Record-setting temperatures and lack of rain helped to fuel a devastating year of wildfires in Chile — and researchers say more is on the way due to climate change and poor land-use management.
By Eva Hershaw
After months of record high temperatures and prolonged drought, cool air and rain have returned to central Chile, marking the likely end of a historic wildfire season that killed at least 11 people, destroyed more than 1,600 homes and charred more than 1.4 million acres.
Drone footage released by the BBC and satellite images from NASA’s Earth Observatory show burnt homes among white, ash-covered soil and a nearly 15-mile-long burn patch through a bright green forest. Some 7,370 people across six states were impacted by the blazes, according to the Chilean National Forest Corporation.
CONAF reported Monday that firefighters had extinguished or brought under control 50 of the country’s 56 ongoing fires.
President Michelle Bachelet has called for the country to begin reconstruction of devastated areas.
But as the country begins to survey the damage and erect temporary housing, forestry experts and climate scientists warn that the country must also prepare for a warmer and drier future that could render Chile vulnerable to more frequent, more intense extreme fire events.
CONAF reported that nearly 1.5 million acres have been consumed by wildfires since July — an area nearly 13 times the historical average for a single fire season.
Record shattering temperatures are helping to fuel the blazes. Temperatures for the month of January were 6.1 degrees Fahrenheit above the previous record and the mercury hit 113F in Cauquenes late in the month.
In the O’Higgins region, which lost nearly 150,000 acres of native and planted forest in recent weeks, local CONAF forest engineer Felipe Sandoval said the scale and damage done by the recent fires was unprecedented, though he has seen signals that the climate is changing for many years.
“The impact of climate change here is absolute,” Sandoval said. “In the 1980s and 1990s, the region received an average of 600 milliliters of water annually — for the last eight years, we have received just around half, at 300ml.”
Juan Boisier, a climate scientist at the University of Chile, said the lack of rain is part of the “Southeast Pacific drying,” a phenomenon that stands out as a clear example of extreme precipitation decline. In a study published last year, Boisier and several colleagues found that approximately half of the precipitation decline observed in Chile is due to natural climate variability, while the remaining portion is brought about by anthropogenic climate change.
Roberto Rondanelli, a professor of geophysics at the University of Chile who worked with Boisier on the study, said their research points the way toward better preparation for future wildfires. “All of the models show a warming in the central region of Chile, the region where the fires are currently,” said Rondanelli. “In some way, we were warned of what could happen and are now seeing it take place.”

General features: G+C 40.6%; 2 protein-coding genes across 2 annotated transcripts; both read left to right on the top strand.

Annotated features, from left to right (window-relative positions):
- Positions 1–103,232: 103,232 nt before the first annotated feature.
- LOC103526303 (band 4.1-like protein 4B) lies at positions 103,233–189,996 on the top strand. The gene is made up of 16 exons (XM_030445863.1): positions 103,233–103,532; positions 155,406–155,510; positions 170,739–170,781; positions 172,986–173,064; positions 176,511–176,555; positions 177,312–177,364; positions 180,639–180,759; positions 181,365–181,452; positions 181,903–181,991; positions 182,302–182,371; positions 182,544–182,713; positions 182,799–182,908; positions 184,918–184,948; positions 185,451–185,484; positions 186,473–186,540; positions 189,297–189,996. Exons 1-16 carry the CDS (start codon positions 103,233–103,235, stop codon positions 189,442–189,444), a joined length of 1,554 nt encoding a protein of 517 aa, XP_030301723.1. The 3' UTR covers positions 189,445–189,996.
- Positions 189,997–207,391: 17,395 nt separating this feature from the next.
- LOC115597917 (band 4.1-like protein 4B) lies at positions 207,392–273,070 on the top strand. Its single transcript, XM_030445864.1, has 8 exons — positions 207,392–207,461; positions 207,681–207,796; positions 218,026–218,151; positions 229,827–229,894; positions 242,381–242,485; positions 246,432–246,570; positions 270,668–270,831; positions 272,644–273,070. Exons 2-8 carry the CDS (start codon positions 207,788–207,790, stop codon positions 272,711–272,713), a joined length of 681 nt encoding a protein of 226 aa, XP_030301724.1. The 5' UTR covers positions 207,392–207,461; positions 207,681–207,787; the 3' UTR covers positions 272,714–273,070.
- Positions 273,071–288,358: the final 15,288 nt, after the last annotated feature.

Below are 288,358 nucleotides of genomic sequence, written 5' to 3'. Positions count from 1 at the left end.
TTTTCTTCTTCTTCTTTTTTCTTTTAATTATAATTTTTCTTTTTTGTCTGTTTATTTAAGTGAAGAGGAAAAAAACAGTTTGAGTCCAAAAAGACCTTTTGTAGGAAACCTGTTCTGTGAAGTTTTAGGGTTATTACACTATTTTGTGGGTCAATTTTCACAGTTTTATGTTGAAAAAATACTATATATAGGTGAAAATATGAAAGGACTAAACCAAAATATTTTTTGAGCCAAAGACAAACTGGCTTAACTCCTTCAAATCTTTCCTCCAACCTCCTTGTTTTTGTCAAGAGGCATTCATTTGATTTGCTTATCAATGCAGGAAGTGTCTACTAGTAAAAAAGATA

This persistent lack of rainfall that contributes to multi-year megadroughts in Chile has had the effect of extending the forest fire season across the country and other parts of South America. Similar patterns can also be seen in Peru, to the north of Chile, where ongoing drought recently gave way to downpours that killed at least 20 people, including six miners that were buried in a landslide. Just a few months prior, the country declared a state of emergency as it was ravaged by forest fires.
Researchers predict an increase in extreme wildfires in Australia, the Mediterranean and in the sub-tropical Southern Hemisphere. Analyzing data on 23 million fires that occurred between 2002 and 2013, David Bowman of the University of Tazmania said to expect a 20 to 50 percent increase in the number of days conducive to wildfire events.
Another study, published last year by scientists from Spain and Chile, found that the fire regime — the frequency, intensity, and pattern of blazes — had grown at an “alarming rate.” While the authors point to the influence of climate change, their research suggests human changes to the landscape are also increasing fire activity. The number of fire incidents, they found, had increased most drastically along the interface between forest areas and expanding urban zones — such as around the cities of Valparaíso and Santiago. They also noted a higher incidence of fire activity in commercial forest plantations common in the Araucanía and Bio-Bio regions.
Fifty-nine percent of land lost this year to wildfires was forests allocated for agricultural production, according to CONAF, while natural forest and brush accounted for only 25 percent.
While he doesn’t believe that forest plantations burn at a faster rate, CONAF’s Sandoval is certain that native forests provide environmental services that make the landscape more resilient. Last week he was worried about rapidly spreading wildfires, but this week his concern has turned to impending rains.
“They’ll run across the bare land and cause further erosion,” he said. “Without trees in the ground, the rains that will come soon are going to be lost, and any regrowth we can expect will be in bad shape.”
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